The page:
On 2/5/2020 Clark County Sheriffs were dispatched to a possible burglary in progress. A passerby saw homeless people in the back yard of a residence near the northwest border of campus property at about 2:20 PM. A male was seen exiting the front of the house with a bag of items.
This home is located off of 29th Avenue and is not believed to physically connect to WSUV.
Clark County Sheriffs notified WSU Police due to the search in progress for an older white male that fled the scene. WSU Vancouver Police assisted Clark County Sheriffs with area security and the search. The area of concentration was on the very North/West side of campus, not near campus buildings.
The search was called off at about 3:40 PM. No suspect was found and there was never any indication the person was on WSU Vancouver property.
Dear Faculty, Staff, and Students:
Cougar Health Services and other University offices are working with public health officials to monitor the outbreak of respiratory illness caused by a new coronavirus that was first detected in Wuhan City, Hubei Province, China.
What is this novel coronavirus (2019‑nCoV)?
2019‑nCoV is a newly identified coronavirus that is causing an outbreak of pneumonia illness. It was first identified in December 2019 in Wuhan City, Hubei Province, China. Since then, the virus has been identified in multiple other countries, including cases in the U.S.
According to the Centers for Disease Control and Prevention (CDC), human coronaviruses are common throughout the world and usually cause mild to moderate illness in people. This new virus is a public health concern because:
- It is newly identified, so much is still unknown about it.
- Two other human coronaviruses, MERS‑CoV and SARS‑CoV, have caused severe illness.
What is the risk?
That said, the CDC considers the immediate health risk from 2019‑nCoV to the general American public to be low at this time. There are no confirmed cases among WSU community members.
As of January 31, 2020, there are only six confirmed cases in the United States, one of which is in Snohomish County and is unrelated to WSU.
Information about the symptoms, transmission and treatment for 2019‑nCoV is available on the CDC webpage.
Can you travel to or from China?
The CDC has issued a level 3 warning for travel to China and recommends avoiding all non‑essential travel to China. The U.S. Department of State updated its China Travel Advisory on January 30, 2020, to “Do Not Travel” to China.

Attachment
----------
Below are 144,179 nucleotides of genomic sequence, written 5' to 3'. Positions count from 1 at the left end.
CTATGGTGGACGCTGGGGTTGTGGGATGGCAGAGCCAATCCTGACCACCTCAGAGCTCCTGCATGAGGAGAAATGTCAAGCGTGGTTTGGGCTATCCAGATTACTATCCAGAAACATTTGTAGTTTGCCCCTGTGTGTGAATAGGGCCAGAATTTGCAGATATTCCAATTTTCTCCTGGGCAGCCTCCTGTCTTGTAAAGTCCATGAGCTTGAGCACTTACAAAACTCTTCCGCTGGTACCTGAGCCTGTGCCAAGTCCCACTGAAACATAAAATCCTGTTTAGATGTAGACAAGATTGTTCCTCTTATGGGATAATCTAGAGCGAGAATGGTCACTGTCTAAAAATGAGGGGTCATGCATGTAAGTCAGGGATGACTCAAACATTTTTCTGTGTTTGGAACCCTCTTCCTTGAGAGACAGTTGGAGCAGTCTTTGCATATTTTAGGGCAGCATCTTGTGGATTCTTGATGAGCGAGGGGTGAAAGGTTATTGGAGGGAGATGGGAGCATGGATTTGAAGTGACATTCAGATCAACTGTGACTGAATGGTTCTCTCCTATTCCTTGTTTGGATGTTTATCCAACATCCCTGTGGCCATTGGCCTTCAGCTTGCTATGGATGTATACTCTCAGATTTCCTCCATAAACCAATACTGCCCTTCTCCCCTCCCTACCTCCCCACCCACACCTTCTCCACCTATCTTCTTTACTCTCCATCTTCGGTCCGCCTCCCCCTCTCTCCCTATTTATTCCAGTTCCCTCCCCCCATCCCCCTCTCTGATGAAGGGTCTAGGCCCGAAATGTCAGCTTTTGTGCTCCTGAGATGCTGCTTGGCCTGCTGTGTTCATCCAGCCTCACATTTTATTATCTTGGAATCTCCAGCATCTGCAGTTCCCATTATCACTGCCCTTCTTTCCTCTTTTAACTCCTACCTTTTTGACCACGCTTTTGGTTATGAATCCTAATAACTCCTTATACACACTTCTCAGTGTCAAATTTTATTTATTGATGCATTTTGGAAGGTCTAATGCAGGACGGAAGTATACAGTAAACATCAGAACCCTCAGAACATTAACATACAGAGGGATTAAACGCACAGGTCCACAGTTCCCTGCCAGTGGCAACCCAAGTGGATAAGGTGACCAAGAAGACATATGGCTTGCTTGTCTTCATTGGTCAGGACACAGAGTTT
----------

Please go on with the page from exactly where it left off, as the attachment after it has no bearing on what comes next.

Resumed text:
Accordingly, we ask that members of the WSU community not travel to China, until such time as the CDC and Department of State downgrade their travel advisories.
If you must travel to China:
- Avoid contact with sick people.
- Avoid animals (alive or dead), animal markets, and products that come from animals (such as uncooked meat).
- Wash hands often with soap and water for at least 20 seconds. Use an alcohol-based hand sanitizer if soap and water are not available.
- Older adults and travelers with underlying health issues may be at risk for more severe disease and should discuss travel to Wuhan with their health care provider.
In addition, if you must travel to China, register your travel through WSU’s international travel insurance. By registering your travel, emergency assistance is more readily available and you will have access to specific risk information about your destination(s).
- Student International Travel Registration
- Employee International Travel Registration
- Review the CDC information before deciding to travel to China
What are the best prevention measures?
There is no vaccine to prevent this virus. The CDC advises that the best way to prevent infection is to avoid being exposed to the virus.
Here are everyday actions to help prevent the spread of respiratory viruses:
- Wash your hands often with soap and water for at least 20 seconds. If soap and water are not available, use an alcohol-based hand sanitizer.
- Avoid touching your eyes, nose, and mouth with unwashed hands.
- Avoid close contact with people who are sick.
- Stay home when you are sick.
- Cover your cough or sneeze with a tissue, then throw the tissue in the trash.
- Clean and disinfect frequently touched objects and surfaces.
Where is WSU posting information about the 2019‑nCoV outbreak?
Updates and additional information are available on the Cougar Health Services website.
If you have questions about travel to or from China, please contact Global Services in International Programs:email@example.com; 509‑335‑4508.
If you have personal medical questions, please contact your medical provider.